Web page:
Tauren Poole is batting .500 when it comes to putting up 100 yards or more against college football’s elite this season.
If the Tennessee tailback cracks the century mark Saturday against Alabama, it would be the equivalent of snapping a perfect game in the ninth inning.
Make that the 41st inning.
On Oct. 3, 2007, Ole Miss running back BenJarvus Green-Ellis ran for 131 yards in a 27-24 loss to Alabama. One week later, UT’s Arian Foster ran for 91 yards on 13 carries, kicking off the streak of 41 straight games Alabama has wiped off its schedule without allowing a single runner to amass 100 or more rushing yards.
It’s not exactly a coincidence that Alabama is 34-7 over that stretch, either.
“First of all, it’s nearly impossible to run the ball,” UT coach Derek Dooley, who was 12 games short when estimating the length of Alabama’s 100-yard streak, said Monday. “That isn’t luck. They’ve got some stout guys up front, and I mean stout.”
Since Foster’s 91-yard day, only five other players have even cracked 90 yards against Alabama, which was the nation’s second-best rushing defense last season and currently sits at 19th (fifth in the SEC) heading into Saturday’s game at Neyland Stadium (TV: ESPN, 7 p.m.). South Carolina’s Marcus Lattimore, who spearheaded the Gamecocks’ upset of Alabama earlier this month with 92 yards and three touchdowns, was the first player in more than a year to come within single digits of 100.
In the Vols’ two previous losses to Alabama, they’ve barely combined for 100 yards as a team (111), and the best individual effort came from Montario Hardesty in 2009, when he averaged 2.7 yards per carry on his way to a 48-yard day.
“They fly to the ball,” Dooley said. “Then, like they always do, they get you behind the chains.
“That’s not luck. That’s good defense.”
The Vols, behind a patchwork offensive line that’s been ravaged by injuries, might just have the tailback to break the streak in Poole.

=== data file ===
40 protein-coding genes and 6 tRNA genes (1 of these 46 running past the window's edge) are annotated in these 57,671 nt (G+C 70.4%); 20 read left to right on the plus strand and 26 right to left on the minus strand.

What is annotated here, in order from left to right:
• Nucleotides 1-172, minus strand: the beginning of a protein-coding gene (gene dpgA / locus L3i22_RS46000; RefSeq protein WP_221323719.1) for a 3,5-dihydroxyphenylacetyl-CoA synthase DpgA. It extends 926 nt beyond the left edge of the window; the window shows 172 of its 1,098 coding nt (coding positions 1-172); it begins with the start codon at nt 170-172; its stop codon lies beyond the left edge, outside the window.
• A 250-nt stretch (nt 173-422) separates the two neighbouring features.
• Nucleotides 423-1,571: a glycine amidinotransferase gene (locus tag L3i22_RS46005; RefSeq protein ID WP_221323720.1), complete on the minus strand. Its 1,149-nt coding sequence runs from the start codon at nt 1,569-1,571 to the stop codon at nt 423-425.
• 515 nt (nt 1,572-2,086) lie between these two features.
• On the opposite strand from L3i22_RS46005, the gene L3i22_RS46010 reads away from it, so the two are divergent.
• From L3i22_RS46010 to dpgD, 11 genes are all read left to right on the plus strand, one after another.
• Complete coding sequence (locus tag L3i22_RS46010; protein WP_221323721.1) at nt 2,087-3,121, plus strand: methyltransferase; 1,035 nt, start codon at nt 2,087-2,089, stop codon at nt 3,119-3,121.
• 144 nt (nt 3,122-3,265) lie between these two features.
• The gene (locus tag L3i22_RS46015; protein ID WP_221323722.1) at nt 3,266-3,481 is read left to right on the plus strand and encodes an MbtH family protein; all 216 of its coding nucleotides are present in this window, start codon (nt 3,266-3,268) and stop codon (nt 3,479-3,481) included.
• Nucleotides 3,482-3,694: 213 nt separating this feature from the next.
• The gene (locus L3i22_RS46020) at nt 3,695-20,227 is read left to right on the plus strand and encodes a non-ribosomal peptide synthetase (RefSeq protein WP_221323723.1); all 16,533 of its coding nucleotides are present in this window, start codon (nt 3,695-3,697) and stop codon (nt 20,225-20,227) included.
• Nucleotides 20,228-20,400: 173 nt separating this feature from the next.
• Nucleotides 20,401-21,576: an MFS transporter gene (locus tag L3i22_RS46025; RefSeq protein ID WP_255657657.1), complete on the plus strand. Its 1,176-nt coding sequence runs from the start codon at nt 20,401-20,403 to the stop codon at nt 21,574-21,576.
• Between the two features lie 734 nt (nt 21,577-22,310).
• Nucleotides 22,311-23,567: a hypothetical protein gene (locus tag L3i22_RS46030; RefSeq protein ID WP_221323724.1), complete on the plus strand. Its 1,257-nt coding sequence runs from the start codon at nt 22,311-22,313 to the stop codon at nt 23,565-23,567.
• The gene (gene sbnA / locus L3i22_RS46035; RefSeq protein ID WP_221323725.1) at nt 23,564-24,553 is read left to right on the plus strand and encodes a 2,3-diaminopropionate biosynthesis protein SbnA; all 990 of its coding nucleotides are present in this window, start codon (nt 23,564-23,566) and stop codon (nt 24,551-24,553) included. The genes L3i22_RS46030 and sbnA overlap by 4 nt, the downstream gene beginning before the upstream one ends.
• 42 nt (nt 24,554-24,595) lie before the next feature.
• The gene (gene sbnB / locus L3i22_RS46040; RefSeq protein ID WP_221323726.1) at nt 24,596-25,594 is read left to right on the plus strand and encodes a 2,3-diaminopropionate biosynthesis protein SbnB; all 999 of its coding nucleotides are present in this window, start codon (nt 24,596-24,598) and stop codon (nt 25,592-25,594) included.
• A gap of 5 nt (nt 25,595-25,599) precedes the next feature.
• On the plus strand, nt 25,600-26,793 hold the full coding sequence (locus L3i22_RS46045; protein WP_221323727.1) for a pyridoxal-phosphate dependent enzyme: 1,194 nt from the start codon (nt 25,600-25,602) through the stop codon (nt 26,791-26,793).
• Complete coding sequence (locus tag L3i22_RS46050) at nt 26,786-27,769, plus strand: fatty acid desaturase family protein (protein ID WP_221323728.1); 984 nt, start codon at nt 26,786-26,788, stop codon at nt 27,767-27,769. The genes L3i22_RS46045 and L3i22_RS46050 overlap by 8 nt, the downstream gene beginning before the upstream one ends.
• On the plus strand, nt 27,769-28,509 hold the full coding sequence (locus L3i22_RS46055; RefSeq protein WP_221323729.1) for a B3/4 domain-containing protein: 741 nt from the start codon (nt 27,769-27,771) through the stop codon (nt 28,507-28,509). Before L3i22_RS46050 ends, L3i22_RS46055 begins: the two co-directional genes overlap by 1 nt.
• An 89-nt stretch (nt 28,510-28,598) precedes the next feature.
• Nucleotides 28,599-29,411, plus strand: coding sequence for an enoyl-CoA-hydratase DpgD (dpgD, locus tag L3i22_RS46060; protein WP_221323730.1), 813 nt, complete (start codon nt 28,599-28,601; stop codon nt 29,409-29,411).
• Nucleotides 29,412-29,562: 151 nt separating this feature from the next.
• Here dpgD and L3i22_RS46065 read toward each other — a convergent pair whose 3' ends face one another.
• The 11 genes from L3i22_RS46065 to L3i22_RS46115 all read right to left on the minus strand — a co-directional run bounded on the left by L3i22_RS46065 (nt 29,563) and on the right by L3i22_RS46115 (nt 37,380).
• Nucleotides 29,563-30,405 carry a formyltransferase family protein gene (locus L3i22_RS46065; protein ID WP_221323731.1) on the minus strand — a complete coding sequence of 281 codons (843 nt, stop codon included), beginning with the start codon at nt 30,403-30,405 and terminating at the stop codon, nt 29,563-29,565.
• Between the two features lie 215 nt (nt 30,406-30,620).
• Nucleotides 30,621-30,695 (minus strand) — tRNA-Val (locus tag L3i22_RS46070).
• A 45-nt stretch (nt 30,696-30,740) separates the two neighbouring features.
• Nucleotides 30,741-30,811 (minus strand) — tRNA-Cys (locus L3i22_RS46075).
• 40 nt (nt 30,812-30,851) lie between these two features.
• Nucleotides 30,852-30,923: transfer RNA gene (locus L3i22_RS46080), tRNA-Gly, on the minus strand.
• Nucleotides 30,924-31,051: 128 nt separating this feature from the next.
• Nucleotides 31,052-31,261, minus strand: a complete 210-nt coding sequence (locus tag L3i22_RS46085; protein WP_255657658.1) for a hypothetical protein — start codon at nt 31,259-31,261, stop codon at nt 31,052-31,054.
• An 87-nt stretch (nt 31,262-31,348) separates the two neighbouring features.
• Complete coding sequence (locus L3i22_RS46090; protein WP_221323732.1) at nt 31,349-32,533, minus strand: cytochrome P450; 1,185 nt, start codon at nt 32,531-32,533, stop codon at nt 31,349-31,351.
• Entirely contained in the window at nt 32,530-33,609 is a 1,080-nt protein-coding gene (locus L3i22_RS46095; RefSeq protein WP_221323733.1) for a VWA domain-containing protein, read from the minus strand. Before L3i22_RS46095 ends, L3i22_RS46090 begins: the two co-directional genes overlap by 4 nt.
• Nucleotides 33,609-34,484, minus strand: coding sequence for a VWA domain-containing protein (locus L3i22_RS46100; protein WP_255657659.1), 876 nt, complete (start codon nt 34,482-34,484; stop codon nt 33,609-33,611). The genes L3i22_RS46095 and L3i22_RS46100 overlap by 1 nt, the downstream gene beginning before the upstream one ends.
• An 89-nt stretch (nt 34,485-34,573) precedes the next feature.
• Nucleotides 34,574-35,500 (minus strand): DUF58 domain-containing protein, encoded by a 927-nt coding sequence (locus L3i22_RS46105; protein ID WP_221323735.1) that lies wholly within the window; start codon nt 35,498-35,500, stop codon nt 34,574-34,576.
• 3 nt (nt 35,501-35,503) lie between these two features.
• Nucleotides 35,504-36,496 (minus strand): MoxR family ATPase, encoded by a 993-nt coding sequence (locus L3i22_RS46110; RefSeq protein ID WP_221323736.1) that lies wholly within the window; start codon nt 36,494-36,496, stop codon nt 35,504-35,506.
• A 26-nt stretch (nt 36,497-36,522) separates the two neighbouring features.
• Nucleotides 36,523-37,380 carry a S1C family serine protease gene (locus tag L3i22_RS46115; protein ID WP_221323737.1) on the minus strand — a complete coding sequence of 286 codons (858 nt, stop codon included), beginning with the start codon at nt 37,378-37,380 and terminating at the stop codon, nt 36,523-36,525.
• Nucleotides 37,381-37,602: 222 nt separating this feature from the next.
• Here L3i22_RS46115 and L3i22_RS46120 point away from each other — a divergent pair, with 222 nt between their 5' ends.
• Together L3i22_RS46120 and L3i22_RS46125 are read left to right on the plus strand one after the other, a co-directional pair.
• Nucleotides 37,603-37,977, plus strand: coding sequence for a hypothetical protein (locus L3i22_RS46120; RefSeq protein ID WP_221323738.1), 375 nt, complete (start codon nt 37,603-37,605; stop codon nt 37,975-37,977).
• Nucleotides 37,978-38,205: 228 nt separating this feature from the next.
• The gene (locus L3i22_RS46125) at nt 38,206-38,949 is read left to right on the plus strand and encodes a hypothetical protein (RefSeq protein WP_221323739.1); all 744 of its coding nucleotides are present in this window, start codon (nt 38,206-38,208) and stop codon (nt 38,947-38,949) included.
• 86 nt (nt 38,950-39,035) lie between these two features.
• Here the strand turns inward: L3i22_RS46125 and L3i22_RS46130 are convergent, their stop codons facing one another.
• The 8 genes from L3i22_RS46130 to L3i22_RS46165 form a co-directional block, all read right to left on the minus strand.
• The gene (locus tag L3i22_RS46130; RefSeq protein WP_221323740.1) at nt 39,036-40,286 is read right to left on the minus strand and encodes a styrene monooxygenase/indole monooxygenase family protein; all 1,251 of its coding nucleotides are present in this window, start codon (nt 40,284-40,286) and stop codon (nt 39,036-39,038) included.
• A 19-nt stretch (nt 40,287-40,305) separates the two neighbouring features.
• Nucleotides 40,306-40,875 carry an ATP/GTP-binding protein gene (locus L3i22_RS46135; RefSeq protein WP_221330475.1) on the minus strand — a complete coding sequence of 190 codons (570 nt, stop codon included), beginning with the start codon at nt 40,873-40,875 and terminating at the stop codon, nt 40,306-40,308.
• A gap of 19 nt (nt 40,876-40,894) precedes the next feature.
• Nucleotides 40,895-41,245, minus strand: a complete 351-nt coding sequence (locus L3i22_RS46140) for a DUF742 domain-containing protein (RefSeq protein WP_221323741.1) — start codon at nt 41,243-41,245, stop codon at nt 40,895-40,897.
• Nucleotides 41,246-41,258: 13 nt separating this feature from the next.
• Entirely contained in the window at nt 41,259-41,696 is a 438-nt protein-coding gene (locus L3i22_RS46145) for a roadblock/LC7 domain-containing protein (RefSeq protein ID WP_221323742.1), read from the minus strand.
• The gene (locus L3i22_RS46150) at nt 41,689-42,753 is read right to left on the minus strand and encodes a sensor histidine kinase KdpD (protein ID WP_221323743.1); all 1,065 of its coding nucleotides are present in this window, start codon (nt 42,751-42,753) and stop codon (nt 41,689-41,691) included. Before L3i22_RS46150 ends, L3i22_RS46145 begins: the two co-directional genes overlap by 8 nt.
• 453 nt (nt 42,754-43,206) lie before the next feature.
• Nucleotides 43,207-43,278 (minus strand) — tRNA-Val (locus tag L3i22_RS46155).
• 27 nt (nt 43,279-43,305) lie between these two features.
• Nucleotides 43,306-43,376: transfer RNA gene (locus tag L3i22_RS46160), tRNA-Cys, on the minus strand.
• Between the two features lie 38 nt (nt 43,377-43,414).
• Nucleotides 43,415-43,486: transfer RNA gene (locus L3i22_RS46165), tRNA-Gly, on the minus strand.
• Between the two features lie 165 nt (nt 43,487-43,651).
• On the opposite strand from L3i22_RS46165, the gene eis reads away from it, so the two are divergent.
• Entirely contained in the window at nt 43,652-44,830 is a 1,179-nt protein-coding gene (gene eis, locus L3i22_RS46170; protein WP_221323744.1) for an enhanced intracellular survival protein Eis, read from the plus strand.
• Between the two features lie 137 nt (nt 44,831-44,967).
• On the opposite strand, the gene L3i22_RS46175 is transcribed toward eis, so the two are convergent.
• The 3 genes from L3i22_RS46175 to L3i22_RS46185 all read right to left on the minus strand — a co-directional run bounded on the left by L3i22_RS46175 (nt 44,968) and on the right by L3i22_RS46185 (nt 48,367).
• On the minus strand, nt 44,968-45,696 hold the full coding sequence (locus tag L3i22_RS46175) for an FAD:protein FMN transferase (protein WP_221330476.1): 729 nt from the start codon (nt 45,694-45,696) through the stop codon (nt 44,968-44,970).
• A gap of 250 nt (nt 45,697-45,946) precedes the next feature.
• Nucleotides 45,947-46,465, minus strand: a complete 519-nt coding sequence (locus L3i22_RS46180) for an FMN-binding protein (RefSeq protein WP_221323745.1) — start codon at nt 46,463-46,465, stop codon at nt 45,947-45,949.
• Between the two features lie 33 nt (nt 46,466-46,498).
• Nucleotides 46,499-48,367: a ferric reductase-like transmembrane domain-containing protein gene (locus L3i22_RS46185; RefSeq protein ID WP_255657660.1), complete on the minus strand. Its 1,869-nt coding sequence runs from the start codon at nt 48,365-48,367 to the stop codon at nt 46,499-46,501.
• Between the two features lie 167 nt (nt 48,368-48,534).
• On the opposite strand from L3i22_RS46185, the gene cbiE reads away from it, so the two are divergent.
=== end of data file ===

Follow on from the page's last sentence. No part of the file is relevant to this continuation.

Two of Poole’s three 100-yard games this season have come against teams that still have yet to lose.
His 162 yards against No. 1 Oregon marked a career high and stands as the most surrendered to one player this season by the Ducks, who, despite a headline-stealing offense, rank 38th in the nation in both rushing defense and total defense. He snapped LSU’s streak of six consecutive games without allowing a 100-yard rusher when he notched 109 and a touchdown in UT’s near upset in Baton Rouge.
LSU, the SEC’s top-ranked rushing defense, has yet to have any other player crack 75 rushing yards against it this season.
“I just have to do what I have to do to help this University of Tennessee football team, and if 100 yards is what I have to do, we’ll do it to the best of our abilities,” Poole said. “I know that’s a great accomplishment for them and I know they pride themselves on not letting anybody run the football.”
Alabama’s front seven, which features a bevy of new faces and two big-time old ones in defensive end Marcell Dareus and linebacker Dont’a Hightower, has stopped its opponents’ running attack in an entirely different fashion this season.
One year after ranking 10th in the nation and best in the SEC with 98 tackles for loss, the Crimson Tide has just 32 through seven games, a total that ranks last in the conference. Instead of stopping plays behind the line of scrimmage, Alabama has thrived on minimizing the big ones.
San Jose State running back Brandon Rutley’s 32-yard run on the Crimson Tide’s first defensive series of the year stands as its longest rushing gain surrendered this season. Opponents have broken off gains of more than 20 yards on just five other occasions.
“Their front four is probably the best in the country,” Poole said. “The way they play with leverage, how fast they play and how they’re in the right spots at the right time almost every single play.
“We’re going to have to be consistent all game, and it’s going to be an incredible challenge for us. I think we’re going to take that challenge as far as we can.”
Andrew Gribble can be reached at 865-342-6327.